This Christmas we’ve decided to make your present buying a lot less stressful by asking the 4th Estate team to hand-pick books for all your relatives. Hopefully this will mean less umming and ahhing in the bookshop, and more oohing and ahhing on Christmas Day…
Your cousin has always been cooler than you. When you were kids she had more shinies in her Pokémon card deck, when you were at high school her indie band played all the house parties you weren’t invited to, and now she sneers at your Gap shirts while serving you artisanal coffee from her pop-up in Shoreditch boxpark. Buying her a present is always like entering a cultural minefield – how can you possibly avoid humiliation by the Christmas tree? Well, you can start by getting her any one of these six books, all so edgy they’ll give you papercuts:
Miranda July is probably the hippest writer (forward slash actor/artist/screenwriter/filmmaker) alive right now. I mean, look at the website for No One Belongs Here More Than You: it’s so alt it’s written on her fridge and stove. By choosing this, Miranda’s debut collection of whimsical short stories, you run the risk of getting your cousin something she’s already got. But consider the fact that the paperback comes in four colours. Surely she won’t have the whole lot? Miranda’s debut novel, The First Bad Man, is due to arrive next year, so your cousin should definitely give this a timely (re)read so that she can knowledgeably declare that she prefers her early work at the Book Club.
Your cousin is all insouciance and froideur, spending Christmas lunch staring at her iPhone and refusing to wear a colourful paper hat because it will ‘mess up [her] hair’. But what squishy feelings lie hidden behind that dead-pan exterior? Christmas is no time for cultivating Weltschmerz, so coax out her emotional side with Shoplifter. Graphic novels have been expressing twentysomething angst since Ghost World, but this debut’s protagonist, Corinna, is so similar to your cousin (an arts grad aspiring to the artistic life, hampered by humdrum reality), that it can’t fail to strike a chord.
Talking of shoplifting, why not give your cousin a book by the author of Shoplifting from American Apparel? Tao Lin has previously been portrayed as something of a Millennial enfant terrible (a blurb for his 2009 novel Eeeee Eee Eeee reads ‘a vegan dinner at a sushi restaurant is attended by a dolphin, a bear, a moose, an alien, three humans and the President of the USA, who lectures on the arbitrary nature of consciousness, truth and the universe before getting drunk and playing poker’) but his latest, Taipei, has been heralded as his big-time breakthrough. The Emperor’s New Clothes or the Hemingway of MacBook prose? Let your cousin decide.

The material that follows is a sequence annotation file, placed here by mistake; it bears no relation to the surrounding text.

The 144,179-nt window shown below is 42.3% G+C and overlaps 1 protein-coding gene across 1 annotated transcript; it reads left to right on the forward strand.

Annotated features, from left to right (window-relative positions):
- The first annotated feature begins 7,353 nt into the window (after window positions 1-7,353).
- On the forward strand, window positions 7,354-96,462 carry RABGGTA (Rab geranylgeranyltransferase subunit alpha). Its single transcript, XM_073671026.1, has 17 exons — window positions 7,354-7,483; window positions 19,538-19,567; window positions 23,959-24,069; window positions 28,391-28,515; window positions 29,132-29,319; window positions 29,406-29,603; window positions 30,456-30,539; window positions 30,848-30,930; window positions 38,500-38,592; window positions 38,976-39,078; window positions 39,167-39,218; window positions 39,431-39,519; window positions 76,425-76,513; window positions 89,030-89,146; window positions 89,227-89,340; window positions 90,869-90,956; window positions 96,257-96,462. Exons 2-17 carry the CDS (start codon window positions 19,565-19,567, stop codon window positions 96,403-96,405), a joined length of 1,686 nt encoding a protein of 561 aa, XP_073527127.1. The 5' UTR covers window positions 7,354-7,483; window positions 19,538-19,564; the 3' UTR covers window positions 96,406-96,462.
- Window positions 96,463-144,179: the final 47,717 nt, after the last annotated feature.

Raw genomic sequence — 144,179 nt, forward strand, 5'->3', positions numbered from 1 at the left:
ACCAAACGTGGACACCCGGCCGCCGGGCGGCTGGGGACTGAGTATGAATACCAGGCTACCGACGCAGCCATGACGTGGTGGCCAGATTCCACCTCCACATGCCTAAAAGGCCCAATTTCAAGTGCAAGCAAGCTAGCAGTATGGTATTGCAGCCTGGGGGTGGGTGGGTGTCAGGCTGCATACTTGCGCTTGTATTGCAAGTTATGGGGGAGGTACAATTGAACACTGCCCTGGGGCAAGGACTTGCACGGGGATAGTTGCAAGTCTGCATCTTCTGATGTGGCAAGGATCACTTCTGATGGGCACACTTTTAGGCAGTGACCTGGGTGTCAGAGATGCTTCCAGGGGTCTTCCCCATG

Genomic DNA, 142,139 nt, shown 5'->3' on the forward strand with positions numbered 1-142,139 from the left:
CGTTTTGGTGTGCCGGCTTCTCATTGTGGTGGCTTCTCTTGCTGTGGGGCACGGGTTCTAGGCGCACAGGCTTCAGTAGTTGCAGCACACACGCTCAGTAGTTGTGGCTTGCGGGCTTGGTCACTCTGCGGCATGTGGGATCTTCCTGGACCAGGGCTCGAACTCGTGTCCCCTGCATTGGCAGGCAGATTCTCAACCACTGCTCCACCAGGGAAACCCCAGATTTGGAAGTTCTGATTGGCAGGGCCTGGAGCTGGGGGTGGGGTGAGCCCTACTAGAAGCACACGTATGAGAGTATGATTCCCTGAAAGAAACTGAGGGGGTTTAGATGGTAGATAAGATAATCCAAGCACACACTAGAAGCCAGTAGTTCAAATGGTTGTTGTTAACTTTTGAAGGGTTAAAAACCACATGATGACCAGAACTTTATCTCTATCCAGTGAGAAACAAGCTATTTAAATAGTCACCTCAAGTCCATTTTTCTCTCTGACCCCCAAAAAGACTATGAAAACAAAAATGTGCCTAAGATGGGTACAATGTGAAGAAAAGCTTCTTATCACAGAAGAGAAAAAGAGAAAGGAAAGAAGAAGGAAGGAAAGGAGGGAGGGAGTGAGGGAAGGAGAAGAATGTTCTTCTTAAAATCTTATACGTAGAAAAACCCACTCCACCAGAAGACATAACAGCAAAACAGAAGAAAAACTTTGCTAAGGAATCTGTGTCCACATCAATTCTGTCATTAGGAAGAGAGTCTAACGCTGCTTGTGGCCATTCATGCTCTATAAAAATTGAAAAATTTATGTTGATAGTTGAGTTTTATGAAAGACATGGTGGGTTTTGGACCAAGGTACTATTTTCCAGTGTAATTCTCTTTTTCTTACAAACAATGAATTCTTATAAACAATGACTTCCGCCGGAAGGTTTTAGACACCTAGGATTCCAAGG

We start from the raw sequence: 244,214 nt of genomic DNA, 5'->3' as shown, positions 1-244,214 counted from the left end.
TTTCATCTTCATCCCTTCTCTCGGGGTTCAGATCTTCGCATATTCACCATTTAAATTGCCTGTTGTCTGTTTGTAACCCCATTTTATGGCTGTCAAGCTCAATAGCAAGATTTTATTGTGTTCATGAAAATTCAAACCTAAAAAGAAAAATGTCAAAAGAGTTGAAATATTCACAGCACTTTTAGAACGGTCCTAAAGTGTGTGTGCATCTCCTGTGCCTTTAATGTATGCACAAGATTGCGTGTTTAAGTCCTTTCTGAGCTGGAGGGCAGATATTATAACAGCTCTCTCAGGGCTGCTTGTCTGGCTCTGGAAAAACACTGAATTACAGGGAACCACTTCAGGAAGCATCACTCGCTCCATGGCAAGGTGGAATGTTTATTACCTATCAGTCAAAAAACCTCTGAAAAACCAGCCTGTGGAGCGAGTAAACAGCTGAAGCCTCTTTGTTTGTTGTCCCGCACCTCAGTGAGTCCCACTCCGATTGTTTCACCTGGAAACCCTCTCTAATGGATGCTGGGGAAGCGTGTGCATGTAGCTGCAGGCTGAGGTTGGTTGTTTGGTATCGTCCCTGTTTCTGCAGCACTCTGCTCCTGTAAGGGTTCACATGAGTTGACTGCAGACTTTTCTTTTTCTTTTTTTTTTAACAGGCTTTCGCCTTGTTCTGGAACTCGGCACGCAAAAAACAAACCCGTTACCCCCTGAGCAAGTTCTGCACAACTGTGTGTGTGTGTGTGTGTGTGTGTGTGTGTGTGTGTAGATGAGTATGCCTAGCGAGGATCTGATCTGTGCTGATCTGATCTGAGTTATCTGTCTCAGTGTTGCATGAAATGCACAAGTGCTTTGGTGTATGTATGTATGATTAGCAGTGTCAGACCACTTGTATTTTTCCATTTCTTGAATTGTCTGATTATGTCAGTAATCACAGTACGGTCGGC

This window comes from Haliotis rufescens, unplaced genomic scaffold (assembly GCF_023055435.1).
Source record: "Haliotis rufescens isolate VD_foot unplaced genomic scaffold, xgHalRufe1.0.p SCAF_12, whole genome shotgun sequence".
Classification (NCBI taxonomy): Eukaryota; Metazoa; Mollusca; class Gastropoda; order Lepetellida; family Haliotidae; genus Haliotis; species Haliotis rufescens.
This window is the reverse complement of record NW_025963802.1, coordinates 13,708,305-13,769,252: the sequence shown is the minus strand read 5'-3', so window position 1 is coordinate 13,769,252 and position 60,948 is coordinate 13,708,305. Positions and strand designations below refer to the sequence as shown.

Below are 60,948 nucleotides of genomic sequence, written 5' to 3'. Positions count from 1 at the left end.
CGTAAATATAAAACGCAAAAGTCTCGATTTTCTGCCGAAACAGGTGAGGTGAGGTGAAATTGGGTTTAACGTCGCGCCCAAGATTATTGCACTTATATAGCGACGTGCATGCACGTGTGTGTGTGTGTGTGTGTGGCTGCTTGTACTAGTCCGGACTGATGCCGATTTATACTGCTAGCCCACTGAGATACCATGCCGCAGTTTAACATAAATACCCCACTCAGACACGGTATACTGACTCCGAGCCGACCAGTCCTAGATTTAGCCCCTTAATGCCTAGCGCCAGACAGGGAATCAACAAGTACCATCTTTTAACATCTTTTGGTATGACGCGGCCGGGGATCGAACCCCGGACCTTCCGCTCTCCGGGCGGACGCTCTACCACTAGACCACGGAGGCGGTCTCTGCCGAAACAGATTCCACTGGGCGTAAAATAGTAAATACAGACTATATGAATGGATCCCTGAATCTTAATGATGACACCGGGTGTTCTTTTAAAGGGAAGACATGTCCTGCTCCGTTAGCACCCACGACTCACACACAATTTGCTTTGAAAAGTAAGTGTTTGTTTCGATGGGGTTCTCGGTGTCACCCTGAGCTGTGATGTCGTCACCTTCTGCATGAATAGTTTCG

Your cousin was the first in the family to sign up to Facebook, Twitter, Tumblr, Pinterest, Instagram, and all the other social media platforms (apart from LinkedIn, which she dismisses as ‘lamestream’). You’re starting to worry that her persona exists more online than offline, but when you confront her about it, she tells you to join the social media revolution. Enter Astra Taylor, who in this book suggests that the revolution is more of a ‘rearrangement’, and that the online world is beginning to mirror the old media model. This will warn your cousin to be warier of media machinations online, but also hopefully inspire her to enact positive change. Extra cool points: Astra is married to Jeff Mangum. Yep, that Jeff Mangum.
Your cousin has an iPhone, an iPad, and a MacBook Pro. When you ask her to meet you at the bar, she thinks you mean the Genius bar in the Apple store. In recent weeks, she’s taken to wearing all white and keeps muttering ‘think different’ under her breath. If you’re concerned she’s signed her synapses away to Apple Inc., Jonathan Franzen’s translation-cum-essay on/of the Austrian satirist, journalist, aphorist and playwright Karl Kraus is the gift to give. It will get her thinking critically about the ‘media-saturated, technology-crazed, apocalypse-haunted’ world she occupies, and it’s cheaper than a new iPhone.
If none of the above appeal, then why not go back to the original ‘cool book’, the Holy Grail of Hip-Lit, the Ark of the Covenant of Arch, Infinite Jest. Sure, nowadays it’s well-known enough to pop up as a symbol of intellectual cool in romantic comedies and gets made into Lego, but its prose remains as edgy and impenetrable as ever. And if nothing else, its sheer length and depth (1,079 pages, 483,994 words) will keep her ‘enjoying’ your present well into the New Year.
Words by Tom Killingbeck.
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